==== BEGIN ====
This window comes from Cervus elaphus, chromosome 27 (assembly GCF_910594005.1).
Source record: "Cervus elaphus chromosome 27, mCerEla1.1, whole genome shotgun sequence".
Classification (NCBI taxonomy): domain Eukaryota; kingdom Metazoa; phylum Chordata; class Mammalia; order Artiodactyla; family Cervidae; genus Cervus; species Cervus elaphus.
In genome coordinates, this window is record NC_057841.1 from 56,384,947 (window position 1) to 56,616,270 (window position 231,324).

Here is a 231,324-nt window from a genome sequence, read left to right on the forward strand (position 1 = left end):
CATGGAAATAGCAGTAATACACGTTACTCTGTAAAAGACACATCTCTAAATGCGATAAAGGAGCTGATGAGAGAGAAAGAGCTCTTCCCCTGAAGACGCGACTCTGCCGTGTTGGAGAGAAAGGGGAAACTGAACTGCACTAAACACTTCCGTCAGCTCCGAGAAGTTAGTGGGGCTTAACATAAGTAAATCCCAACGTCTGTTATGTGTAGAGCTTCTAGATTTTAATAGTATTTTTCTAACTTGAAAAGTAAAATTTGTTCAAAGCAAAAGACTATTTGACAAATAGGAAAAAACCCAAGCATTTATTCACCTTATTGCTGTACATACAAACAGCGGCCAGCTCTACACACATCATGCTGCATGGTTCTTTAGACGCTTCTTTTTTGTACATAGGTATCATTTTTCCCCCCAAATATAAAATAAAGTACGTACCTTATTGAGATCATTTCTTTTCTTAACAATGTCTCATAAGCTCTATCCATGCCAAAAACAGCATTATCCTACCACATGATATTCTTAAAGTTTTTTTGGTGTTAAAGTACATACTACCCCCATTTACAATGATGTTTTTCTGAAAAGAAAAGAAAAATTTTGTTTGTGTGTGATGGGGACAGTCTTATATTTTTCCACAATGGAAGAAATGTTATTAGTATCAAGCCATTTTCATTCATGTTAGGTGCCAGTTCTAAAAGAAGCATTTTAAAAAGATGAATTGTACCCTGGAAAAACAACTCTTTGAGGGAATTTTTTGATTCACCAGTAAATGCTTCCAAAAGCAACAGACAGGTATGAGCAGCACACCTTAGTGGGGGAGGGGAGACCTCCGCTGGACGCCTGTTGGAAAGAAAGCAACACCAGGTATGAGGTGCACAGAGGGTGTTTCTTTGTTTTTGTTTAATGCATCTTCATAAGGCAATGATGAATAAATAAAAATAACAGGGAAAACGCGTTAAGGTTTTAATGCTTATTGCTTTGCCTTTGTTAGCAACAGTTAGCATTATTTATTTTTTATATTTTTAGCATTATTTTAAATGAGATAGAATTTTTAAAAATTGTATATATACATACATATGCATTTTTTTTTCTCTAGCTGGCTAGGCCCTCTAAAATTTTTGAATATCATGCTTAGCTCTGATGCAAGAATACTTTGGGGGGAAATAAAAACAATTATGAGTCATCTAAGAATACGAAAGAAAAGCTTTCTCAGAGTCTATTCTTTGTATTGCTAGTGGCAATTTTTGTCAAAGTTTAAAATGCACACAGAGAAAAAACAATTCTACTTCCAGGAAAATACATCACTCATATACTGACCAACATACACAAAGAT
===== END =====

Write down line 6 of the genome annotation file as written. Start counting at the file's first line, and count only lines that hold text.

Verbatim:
CATGGAAATAGCAGTAATACACGTTACTCTGTAAAAGACACATCTCTAAATGCGATAAAGGAGCTGATGAGAGAGAAAGAGCTCTTCCCCTGAAGACGCGACTCTGCCGTGTTGGAGAGAAAGGGGAAACTGAACTGCACTAAACACTTCCGTCAGCTCCGAGAAGTTAGTGGGGCTTAACATAAGTAAATCCCAACGTCTGTTATGTGTAGAGCTTCTAGATTTTAATAGTATTTTTCTAACTTGAAAAGTAAAATTTGTTCAAAGCAAAAGACTATTTGACAAATAGGAAAAAACCCAAGCATTTATTCACCTTATTGCTGTACATACAAACAGCGGCCAGCTCTACACACATCATGCTGCATGGTTCTTTAGACGCTTCTTTTTTGTACATAGGTATCATTTTTCCCCCCAAATATAAAATAAAGTACGTACCTTATTGAGATCATTTCTTTTCTTAACAATGTCTCATAAGCTCTATCCATGCCAAAAACAGCATTATCCTACCACATGATATTCTTAAAGTTTTTTTGGTGTTAAAGTACATACTACCCCCATTTACAATGATGTTTTTCTGAAAAGAAAAGAAAAATTTTGTTTGTGTGTGATGGGGACAGTCTTATATTTTTCCACAATGGAAGAAATGTTATTAGTATCAAGCCATTTTCATTCATGTTAGGTGCCAGTTCTAAAAGAAGCATTTTAAAAAGATGAATTGTACCCTGGAAAAACAACTCTTTGAGGGAATTTTTTGATTCACCAGTAAATGCTTCCAAAAGCAACAGACAGGTATGAGCAGCACACCTTAGTGGGGGAGGGGAGACCTCCGCTGGACGCCTGTTGGAAAGAAAGCAACACCAGGTATGAGGTGCACAGAGGGTGTTTCTTTGTTTTTGTTTAATGCATCTTCATAAGGCAATGATGAATAAATAAAAATAACAGGGAAAACGCGTTAAGGTTTTAATGCTTATTGCTTTGCCTTTGTTAGCAACAGTTAGCATTATTTATTTTTTATATTTTTAGCATTATTTTAAATGAGATAGAATTTTTAAAAATTGTATATATACATACATATGCATTTTTTTTTCTCTAGCTGGCTAGGCCCTCTAAAATTTTTGAATATCATGCTTAGCTCTGATGCAAGAATACTTTGGGGGGAAATAAAAACAATTATGAGTCATCTAAGAATACGAAAGAAAAGCTTTCTCAGAGTCTATTCTTTGTATTGCTAGTGGCAATTTTTGTCAAAGTTTAAAATGCACACAGAGAAAAAACAATTCTACTTCCAGGAAAATACATCACTCATATACTGACCAACATACACAAAGAT